How BIM is transforming the way we build the roads of the future
While we know Building Information Modelling (BIM) is used on a huge variety of building projects and can help us to build infrastructure and roads – do we really understand its full potential?
Digital technologies and processes are changing the way we create, deliver and manage the built environment. This includes BIM, artificial intelligence, robotics, 3D printing, additive manufacturing, the internet of things, autonomous vehicles, Blockchain, drones, augmented and virtual reality.
Nowadays BIM has been widely implemented for building projects and is a set of technologies, processes and policies enabling multiple stakeholders to collaboratively design, construct and operate a facility in virtual space.
Collectively, as an industry, it’s time to transition into lean working where we put what our customers want first, make processes visible, drive constant progress, collaborate, deliver, learn and improve. Then start all over again after taking those key learnings on board. However, in order to advance our current way of building roads we need to improve innovation, reduce construction risks and map out the whole lifecycle of an asset.
Usually people think that the creation of virtual models in 3D, with information associated to them, can only benefit designers and constructors. This is not true as most benefits can be achieved by clients who are then able to control the progress of projects within the same programme, monitor the cash flow based on performance, test health and safety solutions and manage operations in a coordinated way. Having a digital platform that connects different data sources securely can benefit clients in searching for information and mapping all of their assets.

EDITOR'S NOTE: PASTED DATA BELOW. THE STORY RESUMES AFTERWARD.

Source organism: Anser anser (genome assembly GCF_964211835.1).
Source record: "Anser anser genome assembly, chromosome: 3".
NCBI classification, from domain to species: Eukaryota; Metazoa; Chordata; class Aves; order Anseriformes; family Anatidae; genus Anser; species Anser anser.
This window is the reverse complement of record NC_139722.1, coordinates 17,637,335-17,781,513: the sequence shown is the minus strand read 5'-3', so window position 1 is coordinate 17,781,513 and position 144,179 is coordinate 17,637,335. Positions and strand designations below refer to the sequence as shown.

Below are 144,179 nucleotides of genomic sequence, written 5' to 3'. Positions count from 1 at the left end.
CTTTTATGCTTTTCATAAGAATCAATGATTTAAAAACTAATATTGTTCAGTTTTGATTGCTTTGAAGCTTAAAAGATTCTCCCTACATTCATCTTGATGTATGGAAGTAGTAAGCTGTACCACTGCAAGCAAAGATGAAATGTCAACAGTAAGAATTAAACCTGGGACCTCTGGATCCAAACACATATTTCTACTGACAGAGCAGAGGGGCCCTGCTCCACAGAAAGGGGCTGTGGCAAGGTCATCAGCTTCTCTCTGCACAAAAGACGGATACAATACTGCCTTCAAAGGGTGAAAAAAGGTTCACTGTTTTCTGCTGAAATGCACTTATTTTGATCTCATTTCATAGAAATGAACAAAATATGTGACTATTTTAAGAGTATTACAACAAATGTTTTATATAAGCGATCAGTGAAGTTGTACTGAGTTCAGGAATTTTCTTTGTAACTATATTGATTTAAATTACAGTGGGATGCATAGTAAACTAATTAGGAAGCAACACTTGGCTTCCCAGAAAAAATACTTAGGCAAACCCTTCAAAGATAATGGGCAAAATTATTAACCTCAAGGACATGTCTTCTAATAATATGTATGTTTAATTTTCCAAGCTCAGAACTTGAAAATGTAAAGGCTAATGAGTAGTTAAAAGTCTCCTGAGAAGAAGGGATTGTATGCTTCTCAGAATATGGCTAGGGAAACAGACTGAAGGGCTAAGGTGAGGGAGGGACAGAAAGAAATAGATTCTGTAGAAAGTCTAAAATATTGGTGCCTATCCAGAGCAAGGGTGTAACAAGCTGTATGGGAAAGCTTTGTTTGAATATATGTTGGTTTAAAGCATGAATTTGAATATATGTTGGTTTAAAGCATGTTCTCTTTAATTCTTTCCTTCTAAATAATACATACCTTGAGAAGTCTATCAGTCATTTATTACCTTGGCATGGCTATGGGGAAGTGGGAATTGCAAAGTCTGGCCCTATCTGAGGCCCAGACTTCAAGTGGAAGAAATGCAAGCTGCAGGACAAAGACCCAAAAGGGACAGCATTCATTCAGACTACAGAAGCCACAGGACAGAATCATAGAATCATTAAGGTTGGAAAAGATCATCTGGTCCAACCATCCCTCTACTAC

Information models can be linked to clients’ sites to gain a clear picture of the extension and location of these assets. Digital platforms can be accessed using different permission levels to perform maintenance and planning activities, including in emergency situations where real time data is needed to support well-informed decisions.
Different information, geometry and documentation should be associated to information models to support activities such as capturing (things like 2D, 3D, laser scanning), creating (construction, demolition, operations planning), analysing (clash detection, simulations), managing (3D printing, logistics, prefabrication), operating (asset maintenance, procurement) and monitoring (field BIM, real-time utilisation).
We believe that BIM can break down silos and support integration of capabilities from across the supply chain, and is a key element to pursue a better way of doing things for our clients across their entire business.
When it came to our role in supporting the A14 Cambridge to Huntingdon Improvement Scheme, our integrated delivery team used drones to capture the scope of the works, taking aerial shots and recording the dimensions of the affected area. Information models have been set using agreed naming conventions and information that has been exchanged using a collaborative and secured environment. The information models were created to coordinate different disciplines and were used to extract information needed for facilities management.
The use of information models is crucial when sensors can monitor performances and behaviours in real time and then compare them against planned activities. In the later stages of BIM, it’s possible to monitor traffic and detect critical or incorrect usage of the road to reduce risks for customers in real time, as the ability to manage assets dynamically becomes a key enabler for broader digital transformation within the highways sector.
There is no doubt that BIM is starting to transform projects and plays a vital role when looking at the ‘big picture’ and how it can improve large infrastructure programmes that our country needs.